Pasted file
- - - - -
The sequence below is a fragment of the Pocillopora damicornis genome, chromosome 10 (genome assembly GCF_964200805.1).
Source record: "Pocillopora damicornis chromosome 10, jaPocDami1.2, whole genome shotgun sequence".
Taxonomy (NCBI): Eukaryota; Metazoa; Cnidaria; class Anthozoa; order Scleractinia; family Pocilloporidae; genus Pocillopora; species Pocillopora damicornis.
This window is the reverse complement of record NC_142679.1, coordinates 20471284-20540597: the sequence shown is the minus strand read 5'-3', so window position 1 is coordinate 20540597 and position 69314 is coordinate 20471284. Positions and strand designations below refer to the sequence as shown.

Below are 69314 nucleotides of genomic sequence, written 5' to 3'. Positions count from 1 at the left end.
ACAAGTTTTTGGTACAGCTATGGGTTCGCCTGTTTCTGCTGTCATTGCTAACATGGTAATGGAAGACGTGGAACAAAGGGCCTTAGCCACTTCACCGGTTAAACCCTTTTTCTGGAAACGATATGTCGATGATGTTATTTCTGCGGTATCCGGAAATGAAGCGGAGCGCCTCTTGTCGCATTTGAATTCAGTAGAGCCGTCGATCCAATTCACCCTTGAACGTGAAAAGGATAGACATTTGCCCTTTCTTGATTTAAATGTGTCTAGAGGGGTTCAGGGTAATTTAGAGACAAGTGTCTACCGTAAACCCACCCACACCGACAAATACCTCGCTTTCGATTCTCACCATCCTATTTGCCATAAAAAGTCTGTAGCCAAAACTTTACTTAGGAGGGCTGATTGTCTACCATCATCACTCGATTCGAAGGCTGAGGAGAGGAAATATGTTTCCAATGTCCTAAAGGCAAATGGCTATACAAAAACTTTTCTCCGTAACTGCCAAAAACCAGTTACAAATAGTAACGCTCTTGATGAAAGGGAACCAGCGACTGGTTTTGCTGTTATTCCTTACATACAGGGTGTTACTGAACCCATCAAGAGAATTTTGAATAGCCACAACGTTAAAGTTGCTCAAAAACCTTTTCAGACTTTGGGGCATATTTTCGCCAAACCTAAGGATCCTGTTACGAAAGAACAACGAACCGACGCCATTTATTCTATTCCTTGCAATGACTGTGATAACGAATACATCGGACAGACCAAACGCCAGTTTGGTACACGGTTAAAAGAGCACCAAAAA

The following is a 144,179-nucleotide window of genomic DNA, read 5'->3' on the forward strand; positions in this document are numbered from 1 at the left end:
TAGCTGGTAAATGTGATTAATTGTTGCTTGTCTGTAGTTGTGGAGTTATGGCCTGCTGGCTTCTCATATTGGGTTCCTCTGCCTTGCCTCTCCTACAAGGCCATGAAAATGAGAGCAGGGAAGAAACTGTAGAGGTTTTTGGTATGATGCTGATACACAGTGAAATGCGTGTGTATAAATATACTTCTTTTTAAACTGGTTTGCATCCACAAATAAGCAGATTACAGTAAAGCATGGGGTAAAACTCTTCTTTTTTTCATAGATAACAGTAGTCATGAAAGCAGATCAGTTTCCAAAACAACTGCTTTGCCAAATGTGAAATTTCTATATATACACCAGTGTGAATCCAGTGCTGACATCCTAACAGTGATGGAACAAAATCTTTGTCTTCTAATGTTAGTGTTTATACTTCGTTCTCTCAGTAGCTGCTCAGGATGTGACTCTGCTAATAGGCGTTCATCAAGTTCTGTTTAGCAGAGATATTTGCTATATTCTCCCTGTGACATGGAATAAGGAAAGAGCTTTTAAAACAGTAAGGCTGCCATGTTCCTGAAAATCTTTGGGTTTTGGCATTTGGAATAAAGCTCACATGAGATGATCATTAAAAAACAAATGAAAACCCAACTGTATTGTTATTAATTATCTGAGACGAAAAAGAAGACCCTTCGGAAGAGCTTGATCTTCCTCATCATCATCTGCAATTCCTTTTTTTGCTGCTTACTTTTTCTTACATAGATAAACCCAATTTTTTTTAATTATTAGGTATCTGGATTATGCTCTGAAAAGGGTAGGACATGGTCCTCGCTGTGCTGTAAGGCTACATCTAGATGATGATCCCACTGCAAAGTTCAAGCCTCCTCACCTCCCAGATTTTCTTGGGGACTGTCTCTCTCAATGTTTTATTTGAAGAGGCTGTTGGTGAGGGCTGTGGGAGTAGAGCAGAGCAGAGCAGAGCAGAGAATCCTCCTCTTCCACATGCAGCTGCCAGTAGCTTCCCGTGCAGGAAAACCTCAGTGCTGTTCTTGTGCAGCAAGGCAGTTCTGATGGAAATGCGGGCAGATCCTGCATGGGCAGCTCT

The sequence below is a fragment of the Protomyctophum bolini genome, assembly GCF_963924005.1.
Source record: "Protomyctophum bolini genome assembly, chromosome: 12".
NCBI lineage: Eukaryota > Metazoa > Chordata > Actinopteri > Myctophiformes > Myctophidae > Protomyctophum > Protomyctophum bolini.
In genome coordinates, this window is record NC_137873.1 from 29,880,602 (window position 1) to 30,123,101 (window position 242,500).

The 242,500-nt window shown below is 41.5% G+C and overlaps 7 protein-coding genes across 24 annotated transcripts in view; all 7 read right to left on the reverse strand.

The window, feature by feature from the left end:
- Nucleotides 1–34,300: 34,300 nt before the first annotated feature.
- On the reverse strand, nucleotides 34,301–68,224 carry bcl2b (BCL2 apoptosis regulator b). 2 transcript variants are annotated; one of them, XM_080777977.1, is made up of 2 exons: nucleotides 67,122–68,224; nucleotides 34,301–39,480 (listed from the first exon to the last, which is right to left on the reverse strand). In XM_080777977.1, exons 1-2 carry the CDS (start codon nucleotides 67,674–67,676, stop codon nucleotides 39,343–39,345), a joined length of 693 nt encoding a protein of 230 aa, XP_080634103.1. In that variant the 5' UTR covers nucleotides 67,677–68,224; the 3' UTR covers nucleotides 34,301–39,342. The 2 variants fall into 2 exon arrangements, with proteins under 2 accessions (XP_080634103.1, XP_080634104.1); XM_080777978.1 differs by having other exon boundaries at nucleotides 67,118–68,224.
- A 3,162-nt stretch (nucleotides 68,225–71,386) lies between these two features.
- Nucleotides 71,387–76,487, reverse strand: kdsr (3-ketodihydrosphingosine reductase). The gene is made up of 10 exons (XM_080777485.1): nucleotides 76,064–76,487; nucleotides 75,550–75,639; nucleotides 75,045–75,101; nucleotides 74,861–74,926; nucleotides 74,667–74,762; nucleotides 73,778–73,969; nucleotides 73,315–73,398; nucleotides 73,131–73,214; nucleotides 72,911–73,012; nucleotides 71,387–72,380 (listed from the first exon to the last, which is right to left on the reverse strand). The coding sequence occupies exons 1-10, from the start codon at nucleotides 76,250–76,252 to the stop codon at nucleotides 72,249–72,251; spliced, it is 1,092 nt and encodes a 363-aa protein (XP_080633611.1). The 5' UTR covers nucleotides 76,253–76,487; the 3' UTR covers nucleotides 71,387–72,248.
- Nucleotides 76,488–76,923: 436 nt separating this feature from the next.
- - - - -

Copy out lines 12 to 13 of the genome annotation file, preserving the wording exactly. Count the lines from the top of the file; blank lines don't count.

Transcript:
In genome coordinates, this window is record NC_137873.1 from 29,880,602 (window position 1) to 30,123,101 (window position 242,500).

The 242,500-nt window shown below is 41.5% G+C and overlaps 7 protein-coding genes across 24 annotated transcripts in view; all 7 read right to left on the reverse strand.